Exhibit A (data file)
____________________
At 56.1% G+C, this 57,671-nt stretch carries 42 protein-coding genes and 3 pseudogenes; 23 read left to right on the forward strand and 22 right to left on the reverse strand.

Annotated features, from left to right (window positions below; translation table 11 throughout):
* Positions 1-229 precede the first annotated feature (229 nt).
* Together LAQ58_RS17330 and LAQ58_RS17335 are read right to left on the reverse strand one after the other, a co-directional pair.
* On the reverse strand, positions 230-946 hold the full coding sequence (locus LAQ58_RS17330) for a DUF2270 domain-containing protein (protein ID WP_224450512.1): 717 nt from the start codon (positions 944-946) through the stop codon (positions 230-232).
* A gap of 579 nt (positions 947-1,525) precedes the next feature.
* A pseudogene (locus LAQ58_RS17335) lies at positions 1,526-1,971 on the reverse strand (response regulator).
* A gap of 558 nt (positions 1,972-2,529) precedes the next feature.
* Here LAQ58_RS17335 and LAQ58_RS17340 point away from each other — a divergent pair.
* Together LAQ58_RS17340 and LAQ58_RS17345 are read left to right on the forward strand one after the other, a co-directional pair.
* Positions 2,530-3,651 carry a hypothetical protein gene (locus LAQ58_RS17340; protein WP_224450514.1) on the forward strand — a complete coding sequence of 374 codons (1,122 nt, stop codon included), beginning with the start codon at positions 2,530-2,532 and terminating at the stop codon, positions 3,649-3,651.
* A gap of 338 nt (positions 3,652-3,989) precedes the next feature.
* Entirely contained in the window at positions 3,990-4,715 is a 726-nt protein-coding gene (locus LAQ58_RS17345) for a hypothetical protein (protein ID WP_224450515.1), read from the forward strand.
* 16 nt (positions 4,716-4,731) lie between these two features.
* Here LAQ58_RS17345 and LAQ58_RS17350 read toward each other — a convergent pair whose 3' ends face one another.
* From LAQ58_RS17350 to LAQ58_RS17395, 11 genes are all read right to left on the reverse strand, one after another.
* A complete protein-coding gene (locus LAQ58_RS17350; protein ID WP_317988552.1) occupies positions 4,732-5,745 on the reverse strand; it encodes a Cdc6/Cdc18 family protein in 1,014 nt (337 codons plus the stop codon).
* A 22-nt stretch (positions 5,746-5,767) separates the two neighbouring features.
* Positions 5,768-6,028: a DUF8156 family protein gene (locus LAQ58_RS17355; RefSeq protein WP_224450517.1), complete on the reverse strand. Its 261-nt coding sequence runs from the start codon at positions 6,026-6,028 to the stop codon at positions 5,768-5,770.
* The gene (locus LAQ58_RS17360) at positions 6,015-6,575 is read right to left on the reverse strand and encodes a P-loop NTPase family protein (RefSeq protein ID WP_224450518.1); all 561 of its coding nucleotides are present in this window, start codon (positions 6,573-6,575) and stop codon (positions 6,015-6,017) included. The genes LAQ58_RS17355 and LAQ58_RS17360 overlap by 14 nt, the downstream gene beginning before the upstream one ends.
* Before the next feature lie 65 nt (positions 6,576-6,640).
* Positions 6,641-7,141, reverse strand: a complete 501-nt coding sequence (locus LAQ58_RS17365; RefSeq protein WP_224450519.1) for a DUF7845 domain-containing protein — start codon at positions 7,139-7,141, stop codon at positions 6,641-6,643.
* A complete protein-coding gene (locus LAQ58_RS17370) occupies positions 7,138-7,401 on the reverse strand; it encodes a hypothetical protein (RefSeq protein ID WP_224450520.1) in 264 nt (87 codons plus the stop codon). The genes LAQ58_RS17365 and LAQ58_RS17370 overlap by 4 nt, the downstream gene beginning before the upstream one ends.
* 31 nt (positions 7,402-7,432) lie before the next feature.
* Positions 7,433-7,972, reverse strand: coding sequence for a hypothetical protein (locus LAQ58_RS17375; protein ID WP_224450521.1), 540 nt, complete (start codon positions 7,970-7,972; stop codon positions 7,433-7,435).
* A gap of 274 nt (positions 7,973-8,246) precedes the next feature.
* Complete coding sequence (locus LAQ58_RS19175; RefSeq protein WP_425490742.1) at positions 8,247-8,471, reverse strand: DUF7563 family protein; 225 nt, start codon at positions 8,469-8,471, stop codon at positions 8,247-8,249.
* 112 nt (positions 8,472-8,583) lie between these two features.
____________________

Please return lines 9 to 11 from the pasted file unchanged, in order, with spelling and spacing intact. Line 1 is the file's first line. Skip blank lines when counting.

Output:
* Here LAQ58_RS17335 and LAQ58_RS17340 point away from each other — a divergent pair.
* Together LAQ58_RS17340 and LAQ58_RS17345 are read left to right on the forward strand one after the other, a co-directional pair.
* Positions 2,530-3,651 carry a hypothetical protein gene (locus LAQ58_RS17340; protein WP_224450514.1) on the forward strand — a complete coding sequence of 374 codons (1,122 nt, stop codon included), beginning with the start codon at positions 2,530-2,532 and terminating at the stop codon, positions 3,649-3,651.